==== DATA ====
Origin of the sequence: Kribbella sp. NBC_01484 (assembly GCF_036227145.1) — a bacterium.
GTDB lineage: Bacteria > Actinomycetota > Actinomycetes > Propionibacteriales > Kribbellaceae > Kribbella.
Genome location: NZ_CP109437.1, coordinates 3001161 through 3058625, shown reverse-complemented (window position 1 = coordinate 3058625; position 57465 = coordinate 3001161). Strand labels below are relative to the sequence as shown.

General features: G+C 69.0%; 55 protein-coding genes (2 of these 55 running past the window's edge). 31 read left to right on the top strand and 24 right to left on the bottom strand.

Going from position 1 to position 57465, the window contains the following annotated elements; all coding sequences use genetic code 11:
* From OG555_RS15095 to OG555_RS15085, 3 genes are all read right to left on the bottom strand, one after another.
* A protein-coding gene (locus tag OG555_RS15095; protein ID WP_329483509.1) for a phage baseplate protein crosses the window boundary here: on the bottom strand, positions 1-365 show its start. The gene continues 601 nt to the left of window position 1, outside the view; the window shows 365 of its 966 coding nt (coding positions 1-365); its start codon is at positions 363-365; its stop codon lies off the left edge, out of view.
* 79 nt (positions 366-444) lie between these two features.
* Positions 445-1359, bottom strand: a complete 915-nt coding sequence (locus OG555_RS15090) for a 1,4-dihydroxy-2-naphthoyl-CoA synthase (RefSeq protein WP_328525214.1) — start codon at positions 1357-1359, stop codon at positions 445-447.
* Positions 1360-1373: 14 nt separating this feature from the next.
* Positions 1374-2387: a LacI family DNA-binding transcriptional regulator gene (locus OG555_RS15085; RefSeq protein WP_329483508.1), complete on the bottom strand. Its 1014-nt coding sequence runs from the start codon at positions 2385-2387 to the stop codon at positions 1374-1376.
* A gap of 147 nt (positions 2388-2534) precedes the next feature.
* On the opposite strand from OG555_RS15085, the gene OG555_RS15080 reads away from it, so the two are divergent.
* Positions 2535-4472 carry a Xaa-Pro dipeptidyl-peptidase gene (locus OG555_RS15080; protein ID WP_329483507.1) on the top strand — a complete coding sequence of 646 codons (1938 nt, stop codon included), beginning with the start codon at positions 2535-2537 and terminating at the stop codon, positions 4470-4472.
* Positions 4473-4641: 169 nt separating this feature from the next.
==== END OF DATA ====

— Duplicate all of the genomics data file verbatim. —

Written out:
Origin of the sequence: Kribbella sp. NBC_01484 (assembly GCF_036227145.1) — a bacterium.
GTDB lineage: Bacteria > Actinomycetota > Actinomycetes > Propionibacteriales > Kribbellaceae > Kribbella.
Genome location: NZ_CP109437.1, coordinates 3001161 through 3058625, shown reverse-complemented (window position 1 = coordinate 3058625; position 57465 = coordinate 3001161). Strand labels below are relative to the sequence as shown.

General features: G+C 69.0%; 55 protein-coding genes (2 of these 55 running past the window's edge). 31 read left to right on the top strand and 24 right to left on the bottom strand.

Going from position 1 to position 57465, the window contains the following annotated elements; all coding sequences use genetic code 11:
* From OG555_RS15095 to OG555_RS15085, 3 genes are all read right to left on the bottom strand, one after another.
* A protein-coding gene (locus tag OG555_RS15095; protein ID WP_329483509.1) for a phage baseplate protein crosses the window boundary here: on the bottom strand, positions 1-365 show its start. The gene continues 601 nt to the left of window position 1, outside the view; the window shows 365 of its 966 coding nt (coding positions 1-365); its start codon is at positions 363-365; its stop codon lies off the left edge, out of view.
* 79 nt (positions 366-444) lie between these two features.
* Positions 445-1359, bottom strand: a complete 915-nt coding sequence (locus OG555_RS15090) for a 1,4-dihydroxy-2-naphthoyl-CoA synthase (RefSeq protein WP_328525214.1) — start codon at positions 1357-1359, stop codon at positions 445-447.
* Positions 1360-1373: 14 nt separating this feature from the next.
* Positions 1374-2387: a LacI family DNA-binding transcriptional regulator gene (locus OG555_RS15085; RefSeq protein WP_329483508.1), complete on the bottom strand. Its 1014-nt coding sequence runs from the start codon at positions 2385-2387 to the stop codon at positions 1374-1376.
* A gap of 147 nt (positions 2388-2534) precedes the next feature.
* On the opposite strand from OG555_RS15085, the gene OG555_RS15080 reads away from it, so the two are divergent.
* Positions 2535-4472 carry a Xaa-Pro dipeptidyl-peptidase gene (locus OG555_RS15080; protein ID WP_329483507.1) on the top strand — a complete coding sequence of 646 codons (1938 nt, stop codon included), beginning with the start codon at positions 2535-2537 and terminating at the stop codon, positions 4470-4472.
* Positions 4473-4641: 169 nt separating this feature from the next.